//The following is an excerpt from my next book that I’m working on in conjunction with Lost Perth, called Very Lost Perth. This book focuses more on photographs from the 1860’s-1930’s in Perth and should be out around Mothers Day 2016. //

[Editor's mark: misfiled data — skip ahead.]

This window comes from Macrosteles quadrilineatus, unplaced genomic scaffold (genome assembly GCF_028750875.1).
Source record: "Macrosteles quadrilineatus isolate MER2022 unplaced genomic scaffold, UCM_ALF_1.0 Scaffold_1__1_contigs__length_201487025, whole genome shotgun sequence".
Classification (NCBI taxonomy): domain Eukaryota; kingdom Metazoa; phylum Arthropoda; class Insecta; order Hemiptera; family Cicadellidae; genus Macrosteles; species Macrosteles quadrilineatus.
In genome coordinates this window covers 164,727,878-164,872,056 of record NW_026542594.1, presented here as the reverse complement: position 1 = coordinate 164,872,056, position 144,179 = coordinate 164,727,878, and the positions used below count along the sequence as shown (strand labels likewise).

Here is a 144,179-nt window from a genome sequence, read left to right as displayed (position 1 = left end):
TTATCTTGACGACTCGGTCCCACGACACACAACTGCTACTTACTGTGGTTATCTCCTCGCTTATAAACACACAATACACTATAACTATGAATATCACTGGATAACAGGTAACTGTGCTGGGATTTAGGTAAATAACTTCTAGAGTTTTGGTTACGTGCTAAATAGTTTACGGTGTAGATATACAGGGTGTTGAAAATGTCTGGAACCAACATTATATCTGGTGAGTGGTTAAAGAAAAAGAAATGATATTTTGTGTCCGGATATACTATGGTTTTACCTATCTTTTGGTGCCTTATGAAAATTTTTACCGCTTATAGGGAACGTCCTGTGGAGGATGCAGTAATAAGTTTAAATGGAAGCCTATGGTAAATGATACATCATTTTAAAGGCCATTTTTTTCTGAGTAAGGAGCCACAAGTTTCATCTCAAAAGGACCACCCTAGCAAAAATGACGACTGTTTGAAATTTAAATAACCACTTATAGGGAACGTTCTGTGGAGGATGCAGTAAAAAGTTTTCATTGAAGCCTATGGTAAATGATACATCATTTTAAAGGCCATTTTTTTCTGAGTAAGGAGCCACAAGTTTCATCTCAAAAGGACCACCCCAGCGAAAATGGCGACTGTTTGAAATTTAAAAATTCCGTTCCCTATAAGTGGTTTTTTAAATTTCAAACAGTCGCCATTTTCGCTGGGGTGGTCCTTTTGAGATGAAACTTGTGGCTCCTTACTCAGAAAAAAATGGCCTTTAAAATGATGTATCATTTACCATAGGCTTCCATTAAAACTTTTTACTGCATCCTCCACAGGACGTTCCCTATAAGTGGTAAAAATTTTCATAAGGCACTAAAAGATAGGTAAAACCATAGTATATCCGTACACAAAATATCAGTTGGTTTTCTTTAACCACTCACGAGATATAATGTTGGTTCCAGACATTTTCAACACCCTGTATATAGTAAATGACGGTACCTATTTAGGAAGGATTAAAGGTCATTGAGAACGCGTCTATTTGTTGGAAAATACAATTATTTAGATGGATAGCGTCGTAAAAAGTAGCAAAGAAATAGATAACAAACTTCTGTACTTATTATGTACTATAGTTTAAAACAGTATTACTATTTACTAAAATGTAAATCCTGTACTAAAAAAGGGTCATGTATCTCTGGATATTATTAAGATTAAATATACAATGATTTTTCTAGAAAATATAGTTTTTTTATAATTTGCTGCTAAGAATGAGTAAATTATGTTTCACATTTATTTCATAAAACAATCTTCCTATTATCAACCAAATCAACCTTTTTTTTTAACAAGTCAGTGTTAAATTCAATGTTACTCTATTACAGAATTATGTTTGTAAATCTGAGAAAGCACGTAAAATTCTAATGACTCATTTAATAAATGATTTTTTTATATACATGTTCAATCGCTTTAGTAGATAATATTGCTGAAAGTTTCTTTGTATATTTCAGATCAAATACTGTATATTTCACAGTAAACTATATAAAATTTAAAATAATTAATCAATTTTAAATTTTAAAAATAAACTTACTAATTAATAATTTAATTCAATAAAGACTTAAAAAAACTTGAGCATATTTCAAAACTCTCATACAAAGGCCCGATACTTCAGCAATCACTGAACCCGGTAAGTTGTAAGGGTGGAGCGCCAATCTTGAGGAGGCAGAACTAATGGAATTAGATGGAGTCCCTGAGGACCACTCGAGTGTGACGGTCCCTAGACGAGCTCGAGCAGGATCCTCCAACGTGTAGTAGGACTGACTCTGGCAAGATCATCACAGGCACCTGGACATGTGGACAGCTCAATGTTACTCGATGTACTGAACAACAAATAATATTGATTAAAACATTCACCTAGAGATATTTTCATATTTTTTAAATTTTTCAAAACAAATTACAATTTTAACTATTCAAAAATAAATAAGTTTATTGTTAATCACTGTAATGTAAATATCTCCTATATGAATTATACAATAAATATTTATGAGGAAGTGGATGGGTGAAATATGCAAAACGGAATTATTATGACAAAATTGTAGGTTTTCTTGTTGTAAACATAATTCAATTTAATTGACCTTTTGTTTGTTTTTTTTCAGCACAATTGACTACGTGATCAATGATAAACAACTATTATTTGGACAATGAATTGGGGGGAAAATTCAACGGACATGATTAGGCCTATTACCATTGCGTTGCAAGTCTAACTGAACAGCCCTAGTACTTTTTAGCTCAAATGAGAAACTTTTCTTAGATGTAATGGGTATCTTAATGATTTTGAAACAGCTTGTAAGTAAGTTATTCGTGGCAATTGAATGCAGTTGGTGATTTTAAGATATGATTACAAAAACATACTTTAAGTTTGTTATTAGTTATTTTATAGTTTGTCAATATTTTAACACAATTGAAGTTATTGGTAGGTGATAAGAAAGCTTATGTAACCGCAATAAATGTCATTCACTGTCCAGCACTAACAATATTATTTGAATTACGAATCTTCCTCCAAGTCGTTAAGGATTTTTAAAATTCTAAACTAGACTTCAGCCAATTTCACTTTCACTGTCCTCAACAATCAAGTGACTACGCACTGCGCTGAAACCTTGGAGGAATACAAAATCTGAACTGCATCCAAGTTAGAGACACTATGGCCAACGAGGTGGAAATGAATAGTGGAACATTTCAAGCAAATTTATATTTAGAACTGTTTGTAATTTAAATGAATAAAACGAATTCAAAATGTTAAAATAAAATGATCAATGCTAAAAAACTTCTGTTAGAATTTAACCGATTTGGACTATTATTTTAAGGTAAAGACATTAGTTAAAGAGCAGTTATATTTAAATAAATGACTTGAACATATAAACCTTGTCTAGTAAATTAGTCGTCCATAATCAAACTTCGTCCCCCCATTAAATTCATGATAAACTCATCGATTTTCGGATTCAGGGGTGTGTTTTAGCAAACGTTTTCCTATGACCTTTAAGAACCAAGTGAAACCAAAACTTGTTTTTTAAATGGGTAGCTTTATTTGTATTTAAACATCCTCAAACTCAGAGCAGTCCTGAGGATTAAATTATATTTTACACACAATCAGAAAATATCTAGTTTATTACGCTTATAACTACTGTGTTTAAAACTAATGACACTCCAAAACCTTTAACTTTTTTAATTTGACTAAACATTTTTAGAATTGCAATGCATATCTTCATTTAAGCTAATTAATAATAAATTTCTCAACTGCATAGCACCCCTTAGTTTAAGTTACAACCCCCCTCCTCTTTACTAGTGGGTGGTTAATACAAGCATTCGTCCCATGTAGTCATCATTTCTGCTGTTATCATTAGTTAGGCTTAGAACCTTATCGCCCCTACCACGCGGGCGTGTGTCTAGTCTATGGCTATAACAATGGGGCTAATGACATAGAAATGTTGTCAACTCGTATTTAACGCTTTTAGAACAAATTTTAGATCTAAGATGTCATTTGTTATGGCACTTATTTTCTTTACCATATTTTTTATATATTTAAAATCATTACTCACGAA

To tell the history of Perth photography involves a little history about the art of photography itself. The thought of capturing an image had been around for a few hundred years, with even a fictional tale detailing an accurate developing process in the late 1700’s. But the 1820’s was the pivitol point when photography as we know it came into crude existence through Frenchman, Nicéphore Niépce. It was his associate Louis Daguerre who later used a polished silver plate covered with silver iodide and exposed it to light through a camera lens to invent the Daguerreotype process, that was the first to be commercially introduced in 1839. It took 7 years for the first known ‘Daguerreotype Artist’ to visit Western Australia, when Robert Hall visited Perth, staying for a few days at Mrs Leeder’s Hotel. He charged 1 Guinea for a photo with a frame or £1/ 5s for a photo in a pressed tin, ‘Morocco’ casket, thus restricting his patronage to only the most wealthy colonialists. Unfortunately none of his captures have survived. Being a remote outpost on the other side of a busier east coast hindered the amount of photographers who visited Perth and it wasn’t until the 1850’s that permanent studios started to pop up. New Yorker, Samuel Scrivener Evans appears to be the first in 1853 when he opened at Daguerreotype Gallery at the Castle Hotel in Fremantle before later moving to Perth. None of Evans’ photos appear to have survived either. Evans was followed in November 1857 by the Duryea Brothers of Adelaide, working from St George’s Terrace and later Hay Street, charging 10s/6d per sitting and Frederick Herbert who set up shop in Howick Street, Perth. They were quickly followed in August 1858 by a Mr Curtis setting up business from his home at Bazaar Terrace, Perth. By the late 1850’s the daguerreotype was starting to wane in popularity as new methods of photography were invented, like the glass plated Ambrotype and later tin-type photos. But the albumen printing method, which used egg whites to bind photographic chemicals to paper, really changed things. This started a photographic revolution, allowing multiple copies to be made and sent to the masses on thick card which became known as carte de visite’s (CDV’s). Once Napoleon III’s photo was used in this fashion in 1859, they became an overnight success, leading to ‘cardomania’ which spread throughout Europe and across the world. The cards were traded among friends and family and collections of famous people’s carte de visite’s were displayed in parlour rooms throughout the Victorian era. One Perth photography studio, The Hart Co., was offering CDV’s of Queen Victoria, presumably a memorabilia piece upon her passing in 1901. Some of the more notable photographers who came upon the scene in the next few decades included the ex-convict Stephen Montague Stout who opened a studio in Henry Street, Fremantle in 1864, producing some of the earliest photos of the area. He later moved to Australind before briefly opening a studio in Perth in 1872. During his time in the colony, Stout was intermittently involved in teaching and in 1878 he headed to Geraldton to teach where he became involved in an embezzlement scandal. Coincidentally, his crime for being sent to Australia as a convict had been forgery. Alfred Hawes Stone came out to the Swan River colony just a few months after Stirling had arrived in 1829. He took up photography in his later years after three decades as a prominent colony lawyer and Supreme Court Registrar. Many of his photos have survived and present a clear window into Perth in the 1860’s, of which many are in this book. It is also possible that Stone is responsible for the spectacular photo of the Pensioner Guards outside their barracks. Stone was also a fan of the Stereoscope, which was the 3D photograph of the day and required the photographer to take 2 photos of the same scene side by side, to depict left and right eye views. The two photos would then be printed on card which was then inserted into a viewer and resulted in a singular 3D image when looked into. Fremantle briefly even had a female photographer, which was nearly unheard of in a commercial sense at that time. Jane Manning had arrived in WA with her parents and brother aboard the convict ship Scindian in 1850 at just 1 year old. Her father James Manning was an engineer and helped design many of the colony’s convict built buildings including the Perth Town Hall. Jane and her brother James Jnr both had a keen interest in photography. James Jnr had dabbled for a few years as an amateur but finally opened a photographic business in Howick St, Perth in March 1867. Jane decided that she too would open a studio and on 31 March 1868 she opened the Yeldham Gallery in Cantonment St, Fremantle. Foreseeing the confusion in both siblings using the Manning name she decided on using her mothers maiden name, Yeldham. James Jnr soon went into partnership with a Mr Knight and not long after decided to head bush to spread his services to more rural areas. Jane then moved to Perth to carry on the Manning & Knight business. The partnership later dissolved, James Jnr headed to Europe to learn the latest developments in photography, while Jane briefly reopened the Yeldham Gallery in Fremantle. On James Jnr’s return in 1874 he reopened his Perth studio before moving to King William St in 1876 and later William Street. He went on to become one of Perth’s most prominent photographers. In 1891 James Manning Jnr sold his business to Hemus & Hall, wishing to devote himself more to photographing landscapes throughout the state. Over the next few decades many photographic studios opened in Perth and Fremantle, some lasted, some did not. Many would take regional tours opening up their services to the country folk with the West Australian bush providing an ample backdrop to their pop-up studios. In 1892, Charles Millington Nixon came over from the eastern states and opened a shop across from the Fremantle Town Hall on William Street with his business partner Henry Merrilees. They operated as Nixon & Merrilees for nearly a decade, becoming the most popular studio in Fremantle, often using innovative marketing techniques (see advertisement on right). Charles Nixon continued on under his own name after 1901 in Fremantle and Northam and operated all the way through till 1934. One of the more famous photographers in the early 20th Century was Abraham Orloff, better known by his nickname, Izzy. Izzy was a Russian Jew who arrived in WA in 1910. He later went back to Europe after WWI to study photography in Paris before returning to Perth where he worked at the popular Dease Studio in Barrack Street before opening his own studio, La Tosca in North Fremantle in 1922 and later in High Street, Fremantle. Izzy would have blended in nicely with todays technology, being an obvious fan of capturing everyday moments and social gatherings, often selling his photos to the Sunday Times.